A methodology was developed to study the antioxidant content and activity of tomato products differing in variety and processing. Eleven tomato samples (in duplicate) were assessed for dry matter, color, antioxidant content [e.g., ascorbic acid, total phenolics, and carotenoids (lycopene, β-carotene, lutein)], and antioxidant activity of the hydrophilic and lipophilic fractions. The antioxidant activity was measured by the following modeling systems: (a) xanthine oxidase (XOD)/xanthine system, (b) myeloperoxidase (MPO)/NaCl/H 2O2 system, and (c) linoleic acid/CuSO4 system. These modeling systems simulate the oxidative reactions occurring during the initiation and progression of human disease, thus allowing us to evaluate the potential inhibitory role of tomato products. The Principal Components Analysis (PCA) was used to assess differences between samples. Results showed that all the variables measured significantly explained the differences between samples, except for the antioxidant activity as measured by the MPO/NaCl/H 2O2 system, which was thus removed from the statistical model. The model was then found to be appropriate as the first two components explained a fraction of total variance of the samples equal to 78%. The score plot showed that samples covered a wide area within the first two components, which reflected the variability of the products available on the market. In particular, it was observed that fresh samples were clearly distinguished from processed samples. In the first component (60% explained variance) fresh tomatoes were separated from tomato pulps and tomato pastes, whereas in the second component (18% explained variance) contributed to separation of tomato pulps from the other tomato products. Tomato purees were located closely to either the tomato pastes or the tomato pulps. By overlapping the score plot and the loading plot it was observed that fresh samples were mainly described by high ascorbic acid content, lutein content, and antioxidant activity as measured by the XOD/xanthine system. Tomato pastes were described by high values for lycopene, total phenolics, color, and antioxidant activity as measured by the linoleic acid/CuSO4 system. In conclusion, PCA showed that the variables chosen could discriminate samples according to variety and processing.

The antioxidant activity of tomato : 1: Evaluation of fresh and processed products by chemical-physical indexes and biochemical models systems through the Principal Component Analysis / V. Lavelli, A. Pagliarini, G. Giovanelli, C. Peri, B. Zanoni. - In: ACTA HORTICULTURAE. - ISSN 0567-7572. - :542(2001), pp. 205-210. ((Intervento presentato al 7. convegno International Symposium on the Processing Tomato tenutosi a Sacramento nel 2001 [10.17660/ActaHortic.2001.542.25].

The antioxidant activity of tomato : 1: Evaluation of fresh and processed products by chemical-physical indexes and biochemical models systems through the Principal Component Analysis

V. Lavelli;A. Pagliarini;G. Giovanelli;C. Peri;
2001

Abstract

A methodology was developed to study the antioxidant content and activity of tomato products differing in variety and processing. Eleven tomato samples (in duplicate) were assessed for dry matter, color, antioxidant content [e.g., ascorbic acid, total phenolics, and carotenoids (lycopene, β-carotene, lutein)], and antioxidant activity of the hydrophilic and lipophilic fractions. The antioxidant activity was measured by the following modeling systems: (a) xanthine oxidase (XOD)/xanthine system, (b) myeloperoxidase (MPO)/NaCl/H 2O2 system, and (c) linoleic acid/CuSO4 system. These modeling systems simulate the oxidative reactions occurring during the initiation and progression of human disease, thus allowing us to evaluate the potential inhibitory role of tomato products. The Principal Components Analysis (PCA) was used to assess differences between samples. Results showed that all the variables measured significantly explained the differences between samples, except for the antioxidant activity as measured by the MPO/NaCl/H 2O2 system, which was thus removed from the statistical model. The model was then found to be appropriate as the first two components explained a fraction of total variance of the samples equal to 78%. The score plot showed that samples covered a wide area within the first two components, which reflected the variability of the products available on the market. In particular, it was observed that fresh samples were clearly distinguished from processed samples. In the first component (60% explained variance) fresh tomatoes were separated from tomato pulps and tomato pastes, whereas in the second component (18% explained variance) contributed to separation of tomato pulps from the other tomato products. Tomato purees were located closely to either the tomato pastes or the tomato pulps. By overlapping the score plot and the loading plot it was observed that fresh samples were mainly described by high ascorbic acid content, lutein content, and antioxidant activity as measured by the XOD/xanthine system. Tomato pastes were described by high values for lycopene, total phenolics, color, and antioxidant activity as measured by the linoleic acid/CuSO4 system. In conclusion, PCA showed that the variables chosen could discriminate samples according to variety and processing.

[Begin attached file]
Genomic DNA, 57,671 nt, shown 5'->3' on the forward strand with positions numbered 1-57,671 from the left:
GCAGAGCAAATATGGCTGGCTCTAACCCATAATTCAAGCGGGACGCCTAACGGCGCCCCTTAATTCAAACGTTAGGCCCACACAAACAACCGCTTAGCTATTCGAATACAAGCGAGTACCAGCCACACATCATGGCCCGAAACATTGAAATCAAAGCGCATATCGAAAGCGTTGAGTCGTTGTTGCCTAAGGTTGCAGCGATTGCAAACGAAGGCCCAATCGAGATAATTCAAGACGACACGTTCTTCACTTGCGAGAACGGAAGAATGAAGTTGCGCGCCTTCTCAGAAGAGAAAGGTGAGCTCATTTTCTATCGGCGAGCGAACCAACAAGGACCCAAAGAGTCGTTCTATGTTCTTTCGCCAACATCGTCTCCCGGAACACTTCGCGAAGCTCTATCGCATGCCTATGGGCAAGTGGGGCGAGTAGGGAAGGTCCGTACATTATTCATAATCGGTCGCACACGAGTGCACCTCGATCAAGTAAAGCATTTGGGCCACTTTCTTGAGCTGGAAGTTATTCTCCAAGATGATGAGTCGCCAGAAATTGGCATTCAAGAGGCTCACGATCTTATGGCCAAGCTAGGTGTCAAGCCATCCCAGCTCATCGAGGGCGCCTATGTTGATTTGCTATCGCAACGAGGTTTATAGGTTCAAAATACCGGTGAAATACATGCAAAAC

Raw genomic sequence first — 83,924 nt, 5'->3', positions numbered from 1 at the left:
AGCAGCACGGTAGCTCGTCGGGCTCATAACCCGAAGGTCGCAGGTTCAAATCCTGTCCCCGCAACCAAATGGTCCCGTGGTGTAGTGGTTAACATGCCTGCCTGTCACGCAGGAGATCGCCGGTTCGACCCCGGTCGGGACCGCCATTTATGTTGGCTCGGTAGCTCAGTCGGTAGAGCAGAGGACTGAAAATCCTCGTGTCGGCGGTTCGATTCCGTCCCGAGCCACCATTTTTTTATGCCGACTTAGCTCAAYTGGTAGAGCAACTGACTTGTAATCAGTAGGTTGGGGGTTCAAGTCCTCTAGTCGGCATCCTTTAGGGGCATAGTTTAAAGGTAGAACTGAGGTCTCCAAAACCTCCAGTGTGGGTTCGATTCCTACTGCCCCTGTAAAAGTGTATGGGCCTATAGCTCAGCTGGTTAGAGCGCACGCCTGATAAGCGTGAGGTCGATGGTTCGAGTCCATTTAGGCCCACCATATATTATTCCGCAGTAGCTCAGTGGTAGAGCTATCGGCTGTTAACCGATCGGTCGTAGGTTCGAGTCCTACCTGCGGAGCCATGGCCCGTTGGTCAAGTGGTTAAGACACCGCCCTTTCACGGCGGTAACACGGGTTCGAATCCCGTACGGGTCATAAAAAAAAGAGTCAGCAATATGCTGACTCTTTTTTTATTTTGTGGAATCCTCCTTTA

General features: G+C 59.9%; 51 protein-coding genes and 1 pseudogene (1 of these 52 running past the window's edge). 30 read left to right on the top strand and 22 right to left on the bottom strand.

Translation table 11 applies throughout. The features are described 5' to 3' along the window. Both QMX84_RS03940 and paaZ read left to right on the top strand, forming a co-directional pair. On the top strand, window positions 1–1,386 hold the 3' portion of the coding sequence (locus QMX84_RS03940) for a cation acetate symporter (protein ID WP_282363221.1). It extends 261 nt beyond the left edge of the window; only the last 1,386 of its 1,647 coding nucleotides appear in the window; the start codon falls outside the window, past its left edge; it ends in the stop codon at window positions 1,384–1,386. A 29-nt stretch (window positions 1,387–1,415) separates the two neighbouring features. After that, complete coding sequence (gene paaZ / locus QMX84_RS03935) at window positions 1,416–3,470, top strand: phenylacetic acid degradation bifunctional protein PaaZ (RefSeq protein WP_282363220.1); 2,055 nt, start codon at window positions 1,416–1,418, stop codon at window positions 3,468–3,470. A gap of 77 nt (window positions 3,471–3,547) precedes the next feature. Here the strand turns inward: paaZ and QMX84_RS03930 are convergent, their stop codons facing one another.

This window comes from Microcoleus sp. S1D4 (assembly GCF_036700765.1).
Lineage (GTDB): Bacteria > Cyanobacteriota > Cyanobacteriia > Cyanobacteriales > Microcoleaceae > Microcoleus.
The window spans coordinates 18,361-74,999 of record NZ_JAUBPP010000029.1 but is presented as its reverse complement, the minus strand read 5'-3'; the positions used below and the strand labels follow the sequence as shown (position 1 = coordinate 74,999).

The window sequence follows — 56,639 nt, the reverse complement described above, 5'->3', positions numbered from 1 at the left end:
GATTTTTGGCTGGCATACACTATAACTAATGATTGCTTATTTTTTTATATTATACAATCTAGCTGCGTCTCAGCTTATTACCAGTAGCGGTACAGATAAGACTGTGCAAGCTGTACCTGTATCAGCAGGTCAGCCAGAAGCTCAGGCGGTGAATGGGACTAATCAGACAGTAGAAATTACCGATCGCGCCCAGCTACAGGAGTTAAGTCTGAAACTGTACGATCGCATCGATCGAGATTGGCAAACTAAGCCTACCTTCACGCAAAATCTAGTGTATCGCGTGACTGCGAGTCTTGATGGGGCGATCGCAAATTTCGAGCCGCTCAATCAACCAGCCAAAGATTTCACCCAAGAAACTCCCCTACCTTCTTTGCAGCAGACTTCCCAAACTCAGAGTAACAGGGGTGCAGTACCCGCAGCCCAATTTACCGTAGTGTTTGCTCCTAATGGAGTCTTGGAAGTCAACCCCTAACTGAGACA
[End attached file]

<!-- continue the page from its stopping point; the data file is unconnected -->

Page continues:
color; ascorbic acid; lycopene; polyphenols; antioxidant activity; xanthine oxidase; lipid peroxidation
Settore AGR/15 - Scienze e Tecnologie Alimentari
International Society for Horticultural Science
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Utilizza questo identificativo per citare o creare un link a questo documento: http://hdl.handle.net/2434/178677
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